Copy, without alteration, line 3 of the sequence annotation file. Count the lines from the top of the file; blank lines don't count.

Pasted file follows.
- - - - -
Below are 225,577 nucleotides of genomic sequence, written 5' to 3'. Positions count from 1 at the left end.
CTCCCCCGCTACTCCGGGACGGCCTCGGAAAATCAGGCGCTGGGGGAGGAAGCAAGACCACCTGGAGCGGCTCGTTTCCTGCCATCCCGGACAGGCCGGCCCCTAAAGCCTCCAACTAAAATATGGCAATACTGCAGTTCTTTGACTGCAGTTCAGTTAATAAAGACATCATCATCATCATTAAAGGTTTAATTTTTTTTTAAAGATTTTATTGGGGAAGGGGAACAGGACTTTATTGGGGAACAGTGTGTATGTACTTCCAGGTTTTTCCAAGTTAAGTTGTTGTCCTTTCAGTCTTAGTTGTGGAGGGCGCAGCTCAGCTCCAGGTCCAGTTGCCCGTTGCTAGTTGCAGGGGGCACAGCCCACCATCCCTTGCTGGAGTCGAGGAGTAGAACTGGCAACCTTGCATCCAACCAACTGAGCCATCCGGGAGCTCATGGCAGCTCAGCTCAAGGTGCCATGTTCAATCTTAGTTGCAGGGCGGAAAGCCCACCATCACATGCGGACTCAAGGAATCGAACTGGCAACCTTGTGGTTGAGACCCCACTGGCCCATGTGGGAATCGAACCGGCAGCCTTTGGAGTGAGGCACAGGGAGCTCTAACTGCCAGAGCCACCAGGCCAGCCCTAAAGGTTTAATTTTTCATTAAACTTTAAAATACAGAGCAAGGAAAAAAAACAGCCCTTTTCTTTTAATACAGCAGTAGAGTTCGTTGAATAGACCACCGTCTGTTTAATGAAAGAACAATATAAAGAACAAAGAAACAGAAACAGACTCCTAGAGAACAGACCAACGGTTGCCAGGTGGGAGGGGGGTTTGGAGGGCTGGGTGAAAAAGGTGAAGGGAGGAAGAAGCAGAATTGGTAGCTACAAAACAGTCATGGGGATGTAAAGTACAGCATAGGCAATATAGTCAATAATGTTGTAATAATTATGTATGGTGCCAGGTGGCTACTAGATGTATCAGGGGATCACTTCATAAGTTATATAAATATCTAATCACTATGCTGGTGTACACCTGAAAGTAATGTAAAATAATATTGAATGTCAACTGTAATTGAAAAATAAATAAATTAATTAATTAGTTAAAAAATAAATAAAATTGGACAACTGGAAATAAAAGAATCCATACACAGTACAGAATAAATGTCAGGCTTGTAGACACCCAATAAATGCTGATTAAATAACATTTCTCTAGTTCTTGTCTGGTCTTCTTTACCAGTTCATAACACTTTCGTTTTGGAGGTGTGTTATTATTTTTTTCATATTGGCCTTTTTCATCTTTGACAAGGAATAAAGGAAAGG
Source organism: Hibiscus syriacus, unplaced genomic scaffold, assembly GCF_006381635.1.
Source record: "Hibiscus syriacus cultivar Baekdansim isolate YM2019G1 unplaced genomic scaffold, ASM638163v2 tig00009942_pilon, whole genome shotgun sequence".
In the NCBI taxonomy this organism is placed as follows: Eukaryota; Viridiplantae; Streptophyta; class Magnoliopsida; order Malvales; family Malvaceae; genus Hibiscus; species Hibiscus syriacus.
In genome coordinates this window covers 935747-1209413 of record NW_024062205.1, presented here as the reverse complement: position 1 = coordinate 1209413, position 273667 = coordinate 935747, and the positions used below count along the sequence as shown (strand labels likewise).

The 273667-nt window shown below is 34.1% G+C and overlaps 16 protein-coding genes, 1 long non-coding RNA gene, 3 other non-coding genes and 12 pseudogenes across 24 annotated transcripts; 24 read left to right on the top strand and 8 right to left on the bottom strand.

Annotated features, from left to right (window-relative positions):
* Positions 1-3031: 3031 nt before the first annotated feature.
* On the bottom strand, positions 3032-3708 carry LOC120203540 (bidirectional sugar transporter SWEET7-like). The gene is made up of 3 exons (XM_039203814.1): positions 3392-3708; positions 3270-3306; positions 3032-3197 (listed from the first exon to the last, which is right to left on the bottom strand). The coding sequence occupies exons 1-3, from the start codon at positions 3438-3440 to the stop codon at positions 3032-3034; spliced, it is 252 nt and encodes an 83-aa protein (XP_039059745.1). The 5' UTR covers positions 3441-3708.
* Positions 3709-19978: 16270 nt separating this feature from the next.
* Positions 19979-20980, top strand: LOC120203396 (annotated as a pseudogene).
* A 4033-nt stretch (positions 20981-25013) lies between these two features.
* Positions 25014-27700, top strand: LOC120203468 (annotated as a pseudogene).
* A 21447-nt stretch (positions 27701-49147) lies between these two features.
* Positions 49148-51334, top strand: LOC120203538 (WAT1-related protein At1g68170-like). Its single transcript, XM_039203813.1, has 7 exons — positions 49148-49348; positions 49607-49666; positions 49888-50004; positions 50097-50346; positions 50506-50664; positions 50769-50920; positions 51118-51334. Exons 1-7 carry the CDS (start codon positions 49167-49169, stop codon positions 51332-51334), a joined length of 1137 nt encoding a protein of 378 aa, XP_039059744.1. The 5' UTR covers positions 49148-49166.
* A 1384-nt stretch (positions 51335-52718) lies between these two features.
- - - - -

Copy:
Source organism: Hibiscus syriacus, unplaced genomic scaffold, assembly GCF_006381635.1.